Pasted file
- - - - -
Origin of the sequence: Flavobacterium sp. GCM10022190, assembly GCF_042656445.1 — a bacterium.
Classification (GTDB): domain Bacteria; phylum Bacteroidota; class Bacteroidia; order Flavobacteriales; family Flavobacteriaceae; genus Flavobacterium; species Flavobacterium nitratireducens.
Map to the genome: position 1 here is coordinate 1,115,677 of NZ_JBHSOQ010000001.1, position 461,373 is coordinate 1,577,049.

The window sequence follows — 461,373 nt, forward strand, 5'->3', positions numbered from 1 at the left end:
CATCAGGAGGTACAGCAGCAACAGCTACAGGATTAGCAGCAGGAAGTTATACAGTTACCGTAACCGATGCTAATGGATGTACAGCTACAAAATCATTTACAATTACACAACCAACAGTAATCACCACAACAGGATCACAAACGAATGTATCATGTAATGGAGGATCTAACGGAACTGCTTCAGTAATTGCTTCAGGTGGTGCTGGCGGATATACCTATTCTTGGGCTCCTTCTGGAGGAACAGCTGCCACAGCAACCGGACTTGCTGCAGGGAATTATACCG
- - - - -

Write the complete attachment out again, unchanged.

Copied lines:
Origin of the sequence: Flavobacterium sp. GCM10022190, assembly GCF_042656445.1 — a bacterium.
Classification (GTDB): domain Bacteria; phylum Bacteroidota; class Bacteroidia; order Flavobacteriales; family Flavobacteriaceae; genus Flavobacterium; species Flavobacterium nitratireducens.
Map to the genome: position 1 here is coordinate 1,115,677 of NZ_JBHSOQ010000001.1, position 461,373 is coordinate 1,577,049.

The window sequence follows — 461,373 nt, forward strand, 5'->3', positions numbered from 1 at the left end:
CATCAGGAGGTACAGCAGCAACAGCTACAGGATTAGCAGCAGGAAGTTATACAGTTACCGTAACCGATGCTAATGGATGTACAGCTACAAAATCATTTACAATTACACAACCAACAGTAATCACCACAACAGGATCACAAACGAATGTATCATGTAATGGAGGATCTAACGGAACTGCTTCAGTAATTGCTTCAGGTGGTGCTGGCGGATATACCTATTCTTGGGCTCCTTCTGGAGGAACAGCTGCCACAGCAACCGGACTTGCTGCAGGGAATTATACCG